They all had their own stories and their own dreams. We Americans have learned something about each and every one of them over these last difficult days as their profiles, their lives, their loves, their service, have been given to us. For me, I learned a little more when I met with all the families this morning.

Some follow the family tradition of Navy service; others hoped to use their service to earn a college degree. One of them had even worked for me in the White House. Richard Costelow was a technology wizard who helped to update the White House communications system for this new century.

All these very different Americans, all with their different stories, their lifelines and love ties, answered the same call of service and found themselves on the USS Cole, headed for the Persian Gulf, where our forces are working to keep peace and stability in a region that could explode and disrupt the entire world.

Their tragic loss reminds us that even when America is not at war, the men and women of our military still risk their lives for peace. I am quite sure history will record in great detail our triumphs in battle, but I regret that no one will ever be able to write a full account of the wars we never fought, the losses we never suffered, the tears we never shed because men and women like those who were on the USS Cole were standing guard for peace. We should never, ever forget that.

Today, I ask all Americans just to take a moment to thank the men and women of our Armed Forces for a debt we can never repay, whose character and courage, more than even modern weapons, makes our military the strongest in the world. And in particular, I ask us to thank God today for the lives, the character and courage of the crew of the USS Cole, including the wounded and especially those we lost or are missing:

Hull Maintenance Technician Third Class Kenneth Eugene Clodfelter; Electronics Technician Chief Petty Officer First Class Richard Costelow; Mess Management Specialist Seaman Lakeina Monique Francis; Information Systems Technician Seaman Timothy Lee Gauna; Signalman Seaman Apprentice Cheron Louis Gunn; Seaman James Rodrick McDaniels; Engineman Second Class Mark Ian Nieto; Electronics Warfare Technician Third Class Ronald Scott Owens; Seaman Apprentice Lakiba Nicole Palmer. Engine Fireman Joshua Langdon Parlett; Fireman Apprentice Patrick Howard Roy; Electronics Warfare Technician Second Class Kevin Shawn Rux; Mess Management Specialist Third Class Ronchester Managan Santiago; Operations Specialist Second Class Timothy Lamont Saunders; Fireman Gary Graham Swenchonis, Jr; Ensign Andrew Triplett; Seaman Apprentice Craig Bryan Wibberley.

In the names and faces of those we lost and mourn, the world sees our nation's greatest strength. People in uniform rooted in every race, creed and region on the face of the earth; yet, bound together by a common commitment to freedom and a common pride in being American. That same spirit is living today as the crew of the USS Cole pulls together in a determined struggle to keep the determined warrior afloat.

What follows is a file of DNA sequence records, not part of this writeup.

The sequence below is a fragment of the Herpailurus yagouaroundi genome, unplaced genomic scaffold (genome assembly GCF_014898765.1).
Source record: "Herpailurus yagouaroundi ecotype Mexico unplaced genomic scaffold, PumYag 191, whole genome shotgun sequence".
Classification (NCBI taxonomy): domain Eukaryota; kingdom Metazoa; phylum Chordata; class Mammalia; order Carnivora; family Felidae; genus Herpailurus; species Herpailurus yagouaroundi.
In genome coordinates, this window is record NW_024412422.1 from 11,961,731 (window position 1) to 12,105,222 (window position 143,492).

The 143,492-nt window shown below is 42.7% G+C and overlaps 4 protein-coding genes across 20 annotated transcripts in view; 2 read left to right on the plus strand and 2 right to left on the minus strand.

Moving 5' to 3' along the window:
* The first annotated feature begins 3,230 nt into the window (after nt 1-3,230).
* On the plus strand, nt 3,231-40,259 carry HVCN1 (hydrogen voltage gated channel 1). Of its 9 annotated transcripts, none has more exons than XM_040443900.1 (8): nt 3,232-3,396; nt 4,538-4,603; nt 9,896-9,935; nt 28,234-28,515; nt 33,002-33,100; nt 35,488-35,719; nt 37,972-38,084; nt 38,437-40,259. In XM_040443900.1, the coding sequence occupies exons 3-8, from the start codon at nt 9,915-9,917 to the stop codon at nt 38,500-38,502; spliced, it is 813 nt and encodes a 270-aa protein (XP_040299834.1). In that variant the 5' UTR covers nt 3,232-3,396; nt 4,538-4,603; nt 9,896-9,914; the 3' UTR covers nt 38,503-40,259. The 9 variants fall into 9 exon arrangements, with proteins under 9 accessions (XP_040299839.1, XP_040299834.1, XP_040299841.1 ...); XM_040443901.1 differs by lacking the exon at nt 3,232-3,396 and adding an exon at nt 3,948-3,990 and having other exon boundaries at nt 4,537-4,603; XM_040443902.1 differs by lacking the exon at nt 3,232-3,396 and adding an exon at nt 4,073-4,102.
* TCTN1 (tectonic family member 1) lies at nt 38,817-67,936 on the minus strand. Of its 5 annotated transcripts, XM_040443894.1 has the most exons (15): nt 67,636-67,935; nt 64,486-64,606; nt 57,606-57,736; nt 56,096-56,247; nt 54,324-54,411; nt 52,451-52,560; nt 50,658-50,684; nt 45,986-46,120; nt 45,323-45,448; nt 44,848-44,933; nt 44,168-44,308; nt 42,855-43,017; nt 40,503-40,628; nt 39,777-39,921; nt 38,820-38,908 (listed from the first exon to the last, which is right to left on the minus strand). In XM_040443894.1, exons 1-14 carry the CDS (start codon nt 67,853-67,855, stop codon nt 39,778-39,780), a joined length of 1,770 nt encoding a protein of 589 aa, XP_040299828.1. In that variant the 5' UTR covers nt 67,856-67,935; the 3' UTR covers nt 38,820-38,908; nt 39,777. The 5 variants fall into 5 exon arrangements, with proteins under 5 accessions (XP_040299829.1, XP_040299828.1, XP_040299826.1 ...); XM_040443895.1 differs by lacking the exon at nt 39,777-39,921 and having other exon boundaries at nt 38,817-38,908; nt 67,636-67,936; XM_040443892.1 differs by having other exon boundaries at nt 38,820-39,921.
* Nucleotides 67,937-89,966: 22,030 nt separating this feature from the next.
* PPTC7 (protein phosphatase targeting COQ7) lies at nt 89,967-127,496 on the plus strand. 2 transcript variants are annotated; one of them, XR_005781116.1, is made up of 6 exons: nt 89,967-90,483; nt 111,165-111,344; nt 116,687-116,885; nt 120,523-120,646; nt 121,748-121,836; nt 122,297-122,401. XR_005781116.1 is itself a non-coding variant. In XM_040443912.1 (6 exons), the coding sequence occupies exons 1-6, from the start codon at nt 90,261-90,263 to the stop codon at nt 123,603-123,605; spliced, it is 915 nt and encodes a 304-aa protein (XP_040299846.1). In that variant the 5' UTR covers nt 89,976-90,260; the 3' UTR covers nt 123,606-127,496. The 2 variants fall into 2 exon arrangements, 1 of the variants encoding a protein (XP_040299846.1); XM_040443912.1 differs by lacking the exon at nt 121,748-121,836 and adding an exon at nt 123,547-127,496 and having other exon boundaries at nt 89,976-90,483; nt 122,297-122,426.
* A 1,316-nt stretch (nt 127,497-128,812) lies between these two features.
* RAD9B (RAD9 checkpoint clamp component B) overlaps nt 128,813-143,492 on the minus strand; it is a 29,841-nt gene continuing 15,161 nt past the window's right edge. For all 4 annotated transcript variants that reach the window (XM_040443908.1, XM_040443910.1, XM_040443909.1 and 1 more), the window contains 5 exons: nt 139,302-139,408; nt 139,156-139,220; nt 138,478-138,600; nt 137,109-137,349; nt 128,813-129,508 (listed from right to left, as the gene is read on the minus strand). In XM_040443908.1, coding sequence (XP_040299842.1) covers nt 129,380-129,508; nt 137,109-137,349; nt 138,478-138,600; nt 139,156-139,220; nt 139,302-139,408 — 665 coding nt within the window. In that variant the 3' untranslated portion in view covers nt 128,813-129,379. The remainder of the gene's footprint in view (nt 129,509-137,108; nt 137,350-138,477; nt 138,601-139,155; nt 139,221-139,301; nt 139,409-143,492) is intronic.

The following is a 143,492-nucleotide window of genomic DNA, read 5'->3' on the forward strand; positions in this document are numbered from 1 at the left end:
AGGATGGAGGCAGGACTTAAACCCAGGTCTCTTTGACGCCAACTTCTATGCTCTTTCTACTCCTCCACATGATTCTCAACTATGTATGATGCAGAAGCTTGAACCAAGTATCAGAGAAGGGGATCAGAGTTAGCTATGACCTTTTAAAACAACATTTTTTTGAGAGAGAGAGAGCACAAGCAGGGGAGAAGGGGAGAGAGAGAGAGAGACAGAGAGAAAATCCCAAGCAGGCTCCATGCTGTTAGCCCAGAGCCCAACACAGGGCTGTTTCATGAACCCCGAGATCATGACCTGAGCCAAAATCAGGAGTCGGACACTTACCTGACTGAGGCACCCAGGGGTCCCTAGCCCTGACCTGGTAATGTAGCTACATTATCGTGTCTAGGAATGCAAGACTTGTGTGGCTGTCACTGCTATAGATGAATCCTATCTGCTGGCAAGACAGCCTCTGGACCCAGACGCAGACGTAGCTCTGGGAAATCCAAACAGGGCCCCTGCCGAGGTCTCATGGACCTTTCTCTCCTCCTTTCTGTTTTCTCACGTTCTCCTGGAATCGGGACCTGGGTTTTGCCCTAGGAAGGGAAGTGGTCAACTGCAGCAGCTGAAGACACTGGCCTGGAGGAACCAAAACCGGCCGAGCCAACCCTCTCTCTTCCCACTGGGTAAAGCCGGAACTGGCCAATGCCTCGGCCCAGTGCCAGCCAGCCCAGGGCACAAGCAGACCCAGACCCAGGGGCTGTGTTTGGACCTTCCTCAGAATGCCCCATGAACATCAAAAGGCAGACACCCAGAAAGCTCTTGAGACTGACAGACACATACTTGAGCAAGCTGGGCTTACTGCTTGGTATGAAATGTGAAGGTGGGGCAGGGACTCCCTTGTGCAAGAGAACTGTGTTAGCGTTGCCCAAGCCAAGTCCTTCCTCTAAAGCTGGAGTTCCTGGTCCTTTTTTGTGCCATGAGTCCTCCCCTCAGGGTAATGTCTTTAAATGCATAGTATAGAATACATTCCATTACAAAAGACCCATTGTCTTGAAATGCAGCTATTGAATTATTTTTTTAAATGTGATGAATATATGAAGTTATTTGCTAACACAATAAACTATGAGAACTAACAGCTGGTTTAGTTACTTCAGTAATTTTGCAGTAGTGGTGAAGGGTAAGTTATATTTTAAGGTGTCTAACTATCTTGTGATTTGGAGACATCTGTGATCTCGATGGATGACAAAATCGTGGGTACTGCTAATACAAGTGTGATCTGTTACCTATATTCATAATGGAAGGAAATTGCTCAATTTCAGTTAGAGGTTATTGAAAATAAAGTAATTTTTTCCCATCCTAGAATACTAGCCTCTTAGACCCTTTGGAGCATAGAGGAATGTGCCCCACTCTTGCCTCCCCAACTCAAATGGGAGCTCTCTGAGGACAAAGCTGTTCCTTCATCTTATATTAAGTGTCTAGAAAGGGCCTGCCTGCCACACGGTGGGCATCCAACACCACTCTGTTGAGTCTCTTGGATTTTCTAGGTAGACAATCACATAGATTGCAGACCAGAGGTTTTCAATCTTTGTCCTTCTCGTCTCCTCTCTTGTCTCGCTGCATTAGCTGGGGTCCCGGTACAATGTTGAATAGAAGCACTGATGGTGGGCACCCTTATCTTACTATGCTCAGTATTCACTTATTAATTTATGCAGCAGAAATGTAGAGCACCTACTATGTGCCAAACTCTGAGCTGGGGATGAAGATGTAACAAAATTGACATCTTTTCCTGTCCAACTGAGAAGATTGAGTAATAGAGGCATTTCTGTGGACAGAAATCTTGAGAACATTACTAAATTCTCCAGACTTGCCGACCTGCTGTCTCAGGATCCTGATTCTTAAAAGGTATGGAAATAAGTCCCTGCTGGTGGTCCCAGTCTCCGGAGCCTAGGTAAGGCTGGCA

The idea of common humanity and unity amidst diversity, so purely embodied by those we mourn today, must surely confound the minds of the hate-filled terrorists who killed them. They envy our strength without understanding the values that give us strength. For, for them, it is their way or no way. Their interpretation, twisted though it may be, of a beautiful religious tradition. Their political views, their racial and ethnic views. Their way or no way.

Such people can take innocent life. They have caused your tears and anguish, but they can never heal, or build harmony, or bring people together. That is work only free, law-abiding people can do. People like the sailors of the USS Cole.

To those who attacked them, we say: you will not find a safe harbor. We will find you, and justice will prevail. America will not stop standing guard for peace or freedom or stability in the Middle East and around the world.

But some way, someday, people must learn the lesson of the lives of those we mourn today, of how they worked together, of how they lived together, of how they reached across all the lines that divided them and embraced their common humanity and the common values of freedom and service.

Not far from here, there is a quiet place that honors those who gave their lives in service to our country. Adorning its entrance are words from a poem by Archibald Macleish; not only a tribute to the young we lost, but a summons to those of us left behind. Listen to them. The young no longer speak, but:

     They have a silence that speaks for them at night.
     They say:  we were young, remember us.
     They say:  we have done what we could, but until it is finished, it
is not done.
     They say:  our deaths are not ours; they are yours; they will mean
what you make them.
     They say:  whether our lives and our deaths were for peace and a
new hope, we cannot say; it is you who must say this.
     They say:  we leave your our deaths.  Give them their meaning.

     The lives of the men and women we lost on the USS Cole meant so

much to those who loved them, to all Americans, to the cause of freedom. They have given us their deaths. Let us give them their meaning. Their meaning of peace and freedom, of reconciliation and love, of service, endurance and hope. After all they have given us, we must give them their meaning.

I ask now that you join me in a moment of silence and prayer for the lost, the missing, and their grieving families.

(A moment of silence is observed.)

Amen. Thank you, and may God bless you all.

END 11:49 A.M. EDT